Leonardo A. Lanzona, Jr. is a Professor and former Chair of Economics at the Ateneo de Manila University. He was formerly the Director of the Ateneo Center for Economic Research and Development, the research activity of the University’s Economics Department. He received his Ph.D. from the University of the Philippines. He was a Post-Doctoral Fellow at Yale University and was a Visiting Researcher at the University of Heidelberg. His fields of interest are labor economics, development economics and econometrics.

Summary of Project:

The Effect of Transaction Costs on Philippine Labor Mobility within the ASEAN

The importance of remittances to the Philippine Economy can be seen from its significant contribution to Gross Domestic Product, amounting roughly to 10 percent of the GDP.  However, much of the migration consists of low skilled labor, roughly 70 percent of outmigration in the ASEAN.  Potentially, more productive labor mobility can be achieved as skilled migration is fundamentally limited.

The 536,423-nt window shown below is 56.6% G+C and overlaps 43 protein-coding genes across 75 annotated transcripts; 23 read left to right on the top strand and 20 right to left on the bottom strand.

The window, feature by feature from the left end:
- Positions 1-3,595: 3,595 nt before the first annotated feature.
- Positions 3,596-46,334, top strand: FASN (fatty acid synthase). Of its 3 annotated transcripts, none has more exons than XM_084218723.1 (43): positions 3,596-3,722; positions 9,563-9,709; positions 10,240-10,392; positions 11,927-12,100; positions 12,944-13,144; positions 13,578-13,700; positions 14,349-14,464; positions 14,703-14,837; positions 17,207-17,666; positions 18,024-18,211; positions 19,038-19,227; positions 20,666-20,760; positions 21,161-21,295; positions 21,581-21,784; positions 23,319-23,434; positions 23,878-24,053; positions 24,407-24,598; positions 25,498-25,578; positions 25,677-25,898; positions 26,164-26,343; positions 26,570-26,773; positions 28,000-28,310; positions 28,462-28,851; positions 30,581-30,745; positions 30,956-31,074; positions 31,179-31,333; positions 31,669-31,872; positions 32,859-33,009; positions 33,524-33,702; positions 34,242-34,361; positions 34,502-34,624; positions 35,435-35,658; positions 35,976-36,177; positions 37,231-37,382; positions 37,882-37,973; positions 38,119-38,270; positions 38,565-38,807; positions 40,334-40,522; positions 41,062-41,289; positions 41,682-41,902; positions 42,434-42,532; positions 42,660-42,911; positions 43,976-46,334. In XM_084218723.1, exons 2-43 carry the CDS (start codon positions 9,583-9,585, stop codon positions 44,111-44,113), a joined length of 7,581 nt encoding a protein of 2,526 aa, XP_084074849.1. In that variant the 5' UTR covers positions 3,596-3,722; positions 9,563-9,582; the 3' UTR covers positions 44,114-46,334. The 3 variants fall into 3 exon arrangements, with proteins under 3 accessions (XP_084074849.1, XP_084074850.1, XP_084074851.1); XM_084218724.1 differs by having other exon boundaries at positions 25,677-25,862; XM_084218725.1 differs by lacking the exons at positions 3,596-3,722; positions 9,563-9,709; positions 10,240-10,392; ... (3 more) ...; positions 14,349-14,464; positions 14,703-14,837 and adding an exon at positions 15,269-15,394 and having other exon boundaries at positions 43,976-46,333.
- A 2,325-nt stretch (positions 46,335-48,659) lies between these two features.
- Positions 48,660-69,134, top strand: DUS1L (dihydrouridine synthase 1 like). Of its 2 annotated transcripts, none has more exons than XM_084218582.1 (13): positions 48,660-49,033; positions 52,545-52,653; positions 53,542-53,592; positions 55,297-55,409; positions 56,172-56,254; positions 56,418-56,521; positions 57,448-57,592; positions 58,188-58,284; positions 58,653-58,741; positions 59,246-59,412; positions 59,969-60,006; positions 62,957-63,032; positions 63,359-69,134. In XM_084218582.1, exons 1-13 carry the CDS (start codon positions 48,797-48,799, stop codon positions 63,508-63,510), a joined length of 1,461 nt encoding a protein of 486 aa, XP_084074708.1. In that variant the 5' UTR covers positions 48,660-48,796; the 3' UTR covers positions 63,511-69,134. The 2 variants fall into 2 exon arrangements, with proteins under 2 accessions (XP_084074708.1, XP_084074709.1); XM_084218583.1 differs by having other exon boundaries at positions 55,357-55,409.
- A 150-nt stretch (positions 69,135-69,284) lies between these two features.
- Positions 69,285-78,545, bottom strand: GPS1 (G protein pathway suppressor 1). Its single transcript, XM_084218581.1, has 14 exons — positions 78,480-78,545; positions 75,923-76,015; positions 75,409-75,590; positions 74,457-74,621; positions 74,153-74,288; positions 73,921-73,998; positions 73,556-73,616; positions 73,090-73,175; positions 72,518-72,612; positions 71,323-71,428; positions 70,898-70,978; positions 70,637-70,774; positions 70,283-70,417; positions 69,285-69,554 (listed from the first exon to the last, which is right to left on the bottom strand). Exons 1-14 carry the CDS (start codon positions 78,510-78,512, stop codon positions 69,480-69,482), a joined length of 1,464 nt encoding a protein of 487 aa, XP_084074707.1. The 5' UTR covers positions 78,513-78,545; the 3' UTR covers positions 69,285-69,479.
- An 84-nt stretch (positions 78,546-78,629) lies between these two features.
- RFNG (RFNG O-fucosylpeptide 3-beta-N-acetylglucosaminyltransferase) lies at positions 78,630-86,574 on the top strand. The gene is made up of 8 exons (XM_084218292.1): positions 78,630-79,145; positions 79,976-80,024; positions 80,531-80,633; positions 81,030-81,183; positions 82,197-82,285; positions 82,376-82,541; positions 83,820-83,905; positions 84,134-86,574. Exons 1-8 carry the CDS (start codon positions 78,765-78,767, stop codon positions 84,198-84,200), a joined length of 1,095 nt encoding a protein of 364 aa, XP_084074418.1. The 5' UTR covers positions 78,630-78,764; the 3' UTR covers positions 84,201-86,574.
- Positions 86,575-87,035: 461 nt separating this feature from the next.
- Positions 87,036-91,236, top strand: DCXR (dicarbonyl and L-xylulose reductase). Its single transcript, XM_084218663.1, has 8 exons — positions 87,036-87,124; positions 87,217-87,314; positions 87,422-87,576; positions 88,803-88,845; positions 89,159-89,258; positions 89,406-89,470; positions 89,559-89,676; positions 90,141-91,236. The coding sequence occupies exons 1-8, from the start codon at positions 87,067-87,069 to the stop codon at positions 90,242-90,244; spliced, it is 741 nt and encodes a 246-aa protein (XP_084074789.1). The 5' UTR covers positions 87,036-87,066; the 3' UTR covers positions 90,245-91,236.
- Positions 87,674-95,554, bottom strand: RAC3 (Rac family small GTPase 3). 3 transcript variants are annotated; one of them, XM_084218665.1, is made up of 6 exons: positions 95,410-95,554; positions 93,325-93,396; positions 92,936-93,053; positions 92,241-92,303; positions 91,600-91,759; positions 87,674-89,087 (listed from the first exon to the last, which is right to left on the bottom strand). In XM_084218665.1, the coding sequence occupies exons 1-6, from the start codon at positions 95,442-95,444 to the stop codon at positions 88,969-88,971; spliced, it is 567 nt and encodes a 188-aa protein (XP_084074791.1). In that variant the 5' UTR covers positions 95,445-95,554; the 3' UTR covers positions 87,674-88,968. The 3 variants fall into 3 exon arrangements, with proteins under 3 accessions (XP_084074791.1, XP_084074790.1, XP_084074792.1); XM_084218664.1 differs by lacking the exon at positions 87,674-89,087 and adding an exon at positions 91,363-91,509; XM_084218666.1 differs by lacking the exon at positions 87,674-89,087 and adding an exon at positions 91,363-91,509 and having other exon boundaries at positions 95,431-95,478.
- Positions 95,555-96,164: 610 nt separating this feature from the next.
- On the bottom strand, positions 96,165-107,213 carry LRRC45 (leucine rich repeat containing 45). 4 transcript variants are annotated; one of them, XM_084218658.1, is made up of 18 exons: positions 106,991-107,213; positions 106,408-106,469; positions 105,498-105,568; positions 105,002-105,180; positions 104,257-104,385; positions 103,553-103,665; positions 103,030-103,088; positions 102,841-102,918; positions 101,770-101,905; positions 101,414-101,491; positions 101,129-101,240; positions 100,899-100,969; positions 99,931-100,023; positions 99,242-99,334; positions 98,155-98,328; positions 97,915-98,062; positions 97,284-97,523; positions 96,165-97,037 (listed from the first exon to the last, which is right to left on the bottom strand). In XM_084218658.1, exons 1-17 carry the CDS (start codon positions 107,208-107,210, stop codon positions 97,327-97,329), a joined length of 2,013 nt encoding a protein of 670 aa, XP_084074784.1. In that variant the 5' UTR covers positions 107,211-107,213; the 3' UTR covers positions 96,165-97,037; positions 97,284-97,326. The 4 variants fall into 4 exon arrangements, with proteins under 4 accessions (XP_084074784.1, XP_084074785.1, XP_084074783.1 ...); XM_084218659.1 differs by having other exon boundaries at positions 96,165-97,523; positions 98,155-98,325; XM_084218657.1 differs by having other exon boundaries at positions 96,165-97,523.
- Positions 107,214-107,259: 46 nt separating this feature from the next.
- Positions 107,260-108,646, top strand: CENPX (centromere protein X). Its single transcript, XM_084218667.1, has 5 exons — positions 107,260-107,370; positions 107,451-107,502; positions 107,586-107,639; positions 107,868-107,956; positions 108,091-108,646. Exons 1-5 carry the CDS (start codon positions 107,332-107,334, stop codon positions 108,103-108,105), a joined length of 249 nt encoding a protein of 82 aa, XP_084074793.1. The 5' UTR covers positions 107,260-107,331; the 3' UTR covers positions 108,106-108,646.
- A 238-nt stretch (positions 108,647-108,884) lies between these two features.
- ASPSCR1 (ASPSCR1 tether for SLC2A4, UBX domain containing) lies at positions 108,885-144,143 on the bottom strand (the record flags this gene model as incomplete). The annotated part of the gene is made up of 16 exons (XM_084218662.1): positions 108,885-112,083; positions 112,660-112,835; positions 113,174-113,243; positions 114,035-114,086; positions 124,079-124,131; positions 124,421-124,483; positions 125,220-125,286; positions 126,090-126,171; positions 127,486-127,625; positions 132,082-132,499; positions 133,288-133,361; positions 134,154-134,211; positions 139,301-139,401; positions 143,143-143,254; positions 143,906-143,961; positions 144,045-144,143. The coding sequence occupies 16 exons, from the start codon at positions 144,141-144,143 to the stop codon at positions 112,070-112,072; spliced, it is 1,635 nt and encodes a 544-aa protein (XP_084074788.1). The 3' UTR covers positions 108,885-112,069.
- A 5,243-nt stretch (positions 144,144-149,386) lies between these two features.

Using a mix of qualitative and quantitative methods, the paper argues that the dominance of unskilled workers in labor mobility can be attributed to the varied forms of remittance fees and similar arrangement that different categories of workers face.  It is hypothesized that these young and unskilled workers are able to minimize high transaction cost by participating in various informal arrangements that effectively reduce these transaction costs.

Because the Philippine state views remittances as veritable sources of funds, such arrangements are practically allowed and are given sanctions to prosper.  Hence, despite the fact that such informal arrangements may lead to precarious and unstable livelihoods for the unskilled migrant worker, this chosen strategy of development has proven to be quite feasible for the country.